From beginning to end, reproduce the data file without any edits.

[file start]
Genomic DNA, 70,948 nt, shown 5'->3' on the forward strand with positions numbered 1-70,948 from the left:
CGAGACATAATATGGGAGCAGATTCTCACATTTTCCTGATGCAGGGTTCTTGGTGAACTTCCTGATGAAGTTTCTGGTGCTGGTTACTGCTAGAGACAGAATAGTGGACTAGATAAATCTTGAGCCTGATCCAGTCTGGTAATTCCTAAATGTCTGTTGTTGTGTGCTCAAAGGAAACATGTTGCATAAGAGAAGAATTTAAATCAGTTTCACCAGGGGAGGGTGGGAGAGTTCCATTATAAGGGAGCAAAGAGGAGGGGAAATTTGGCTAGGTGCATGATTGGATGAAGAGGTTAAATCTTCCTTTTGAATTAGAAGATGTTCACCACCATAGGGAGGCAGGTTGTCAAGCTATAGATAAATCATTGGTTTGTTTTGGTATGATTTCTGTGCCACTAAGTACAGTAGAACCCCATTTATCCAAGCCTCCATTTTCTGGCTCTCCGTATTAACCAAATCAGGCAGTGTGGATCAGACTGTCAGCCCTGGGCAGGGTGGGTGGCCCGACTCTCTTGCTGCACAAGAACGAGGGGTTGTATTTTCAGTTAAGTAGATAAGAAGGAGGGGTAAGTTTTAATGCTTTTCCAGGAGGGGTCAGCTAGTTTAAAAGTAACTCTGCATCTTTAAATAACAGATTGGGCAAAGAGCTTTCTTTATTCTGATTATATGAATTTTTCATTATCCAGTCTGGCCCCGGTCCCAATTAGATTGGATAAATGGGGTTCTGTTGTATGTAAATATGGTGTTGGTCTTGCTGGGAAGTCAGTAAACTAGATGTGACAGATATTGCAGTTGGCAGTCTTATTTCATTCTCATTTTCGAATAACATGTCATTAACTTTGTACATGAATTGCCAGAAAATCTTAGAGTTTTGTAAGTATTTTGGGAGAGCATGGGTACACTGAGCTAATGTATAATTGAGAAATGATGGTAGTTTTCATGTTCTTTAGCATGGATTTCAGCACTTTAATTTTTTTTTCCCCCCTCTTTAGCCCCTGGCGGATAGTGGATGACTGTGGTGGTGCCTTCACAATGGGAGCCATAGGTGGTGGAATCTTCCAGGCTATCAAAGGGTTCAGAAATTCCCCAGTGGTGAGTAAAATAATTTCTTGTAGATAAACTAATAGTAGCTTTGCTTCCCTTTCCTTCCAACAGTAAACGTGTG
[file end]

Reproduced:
Genomic DNA, 70,948 nt, shown 5'->3' on the forward strand with positions numbered 1-70,948 from the left:
CGAGACATAATATGGGAGCAGATTCTCACATTTTCCTGATGCAGGGTTCTTGGTGAACTTCCTGATGAAGTTTCTGGTGCTGGTTACTGCTAGAGACAGAATAGTGGACTAGATAAATCTTGAGCCTGATCCAGTCTGGTAATTCCTAAATGTCTGTTGTTGTGTGCTCAAAGGAAACATGTTGCATAAGAGAAGAATTTAAATCAGTTTCACCAGGGGAGGGTGGGAGAGTTCCATTATAAGGGAGCAAAGAGGAGGGGAAATTTGGCTAGGTGCATGATTGGATGAAGAGGTTAAATCTTCCTTTTGAATTAGAAGATGTTCACCACCATAGGGAGGCAGGTTGTCAAGCTATAGATAAATCATTGGTTTGTTTTGGTATGATTTCTGTGCCACTAAGTACAGTAGAACCCCATTTATCCAAGCCTCCATTTTCTGGCTCTCCGTATTAACCAAATCAGGCAGTGTGGATCAGACTGTCAGCCCTGGGCAGGGTGGGTGGCCCGACTCTCTTGCTGCACAAGAACGAGGGGTTGTATTTTCAGTTAAGTAGATAAGAAGGAGGGGTAAGTTTTAATGCTTTTCCAGGAGGGGTCAGCTAGTTTAAAAGTAACTCTGCATCTTTAAATAACAGATTGGGCAAAGAGCTTTCTTTATTCTGATTATATGAATTTTTCATTATCCAGTCTGGCCCCGGTCCCAATTAGATTGGATAAATGGGGTTCTGTTGTATGTAAATATGGTGTTGGTCTTGCTGGGAAGTCAGTAAACTAGATGTGACAGATATTGCAGTTGGCAGTCTTATTTCATTCTCATTTTCGAATAACATGTCATTAACTTTGTACATGAATTGCCAGAAAATCTTAGAGTTTTGTAAGTATTTTGGGAGAGCATGGGTACACTGAGCTAATGTATAATTGAGAAATGATGGTAGTTTTCATGTTCTTTAGCATGGATTTCAGCACTTTAATTTTTTTTTCCCCCCTCTTTAGCCCCTGGCGGATAGTGGATGACTGTGGTGGTGCCTTCACAATGGGAGCCATAGGTGGTGGAATCTTCCAGGCTATCAAAGGGTTCAGAAATTCCCCAGTGGTGAGTAAAATAATTTCTTGTAGATAAACTAATAGTAGCTTTGCTTCCCTTTCCTTCCAACAGTAAACGTGTG